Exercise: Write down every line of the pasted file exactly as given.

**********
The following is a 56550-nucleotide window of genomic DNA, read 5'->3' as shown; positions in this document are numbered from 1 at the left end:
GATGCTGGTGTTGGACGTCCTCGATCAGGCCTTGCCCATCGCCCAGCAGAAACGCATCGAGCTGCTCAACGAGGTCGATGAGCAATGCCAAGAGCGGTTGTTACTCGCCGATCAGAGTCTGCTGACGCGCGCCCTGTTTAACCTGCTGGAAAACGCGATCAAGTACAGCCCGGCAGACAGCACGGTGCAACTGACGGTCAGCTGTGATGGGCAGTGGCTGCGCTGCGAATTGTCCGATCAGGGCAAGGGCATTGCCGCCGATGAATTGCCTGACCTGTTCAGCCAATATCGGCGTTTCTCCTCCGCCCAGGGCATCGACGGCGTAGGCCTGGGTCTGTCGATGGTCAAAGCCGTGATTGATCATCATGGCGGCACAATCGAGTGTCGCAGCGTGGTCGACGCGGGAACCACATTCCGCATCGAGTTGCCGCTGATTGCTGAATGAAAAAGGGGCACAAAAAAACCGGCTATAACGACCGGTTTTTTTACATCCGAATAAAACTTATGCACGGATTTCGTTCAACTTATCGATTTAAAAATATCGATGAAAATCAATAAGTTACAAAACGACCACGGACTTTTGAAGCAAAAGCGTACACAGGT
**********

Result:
The following is a 56550-nucleotide window of genomic DNA, read 5'->3' as shown; positions in this document are numbered from 1 at the left end:
GATGCTGGTGTTGGACGTCCTCGATCAGGCCTTGCCCATCGCCCAGCAGAAACGCATCGAGCTGCTCAACGAGGTCGATGAGCAATGCCAAGAGCGGTTGTTACTCGCCGATCAGAGTCTGCTGACGCGCGCCCTGTTTAACCTGCTGGAAAACGCGATCAAGTACAGCCCGGCAGACAGCACGGTGCAACTGACGGTCAGCTGTGATGGGCAGTGGCTGCGCTGCGAATTGTCCGATCAGGGCAAGGGCATTGCCGCCGATGAATTGCCTGACCTGTTCAGCCAATATCGGCGTTTCTCCTCCGCCCAGGGCATCGACGGCGTAGGCCTGGGTCTGTCGATGGTCAAAGCCGTGATTGATCATCATGGCGGCACAATCGAGTGTCGCAGCGTGGTCGACGCGGGAACCACATTCCGCATCGAGTTGCCGCTGATTGCTGAATGAAAAAGGGGCACAAAAAAACCGGCTATAACGACCGGTTTTTTTACATCCGAATAAAACTTATGCACGGATTTCGTTCAACTTATCGATTTAAAAATATCGATGAAAATCAATAAGTTACAAAACGACCACGGACTTTTGAAGCAAAAGCGTACACAGGT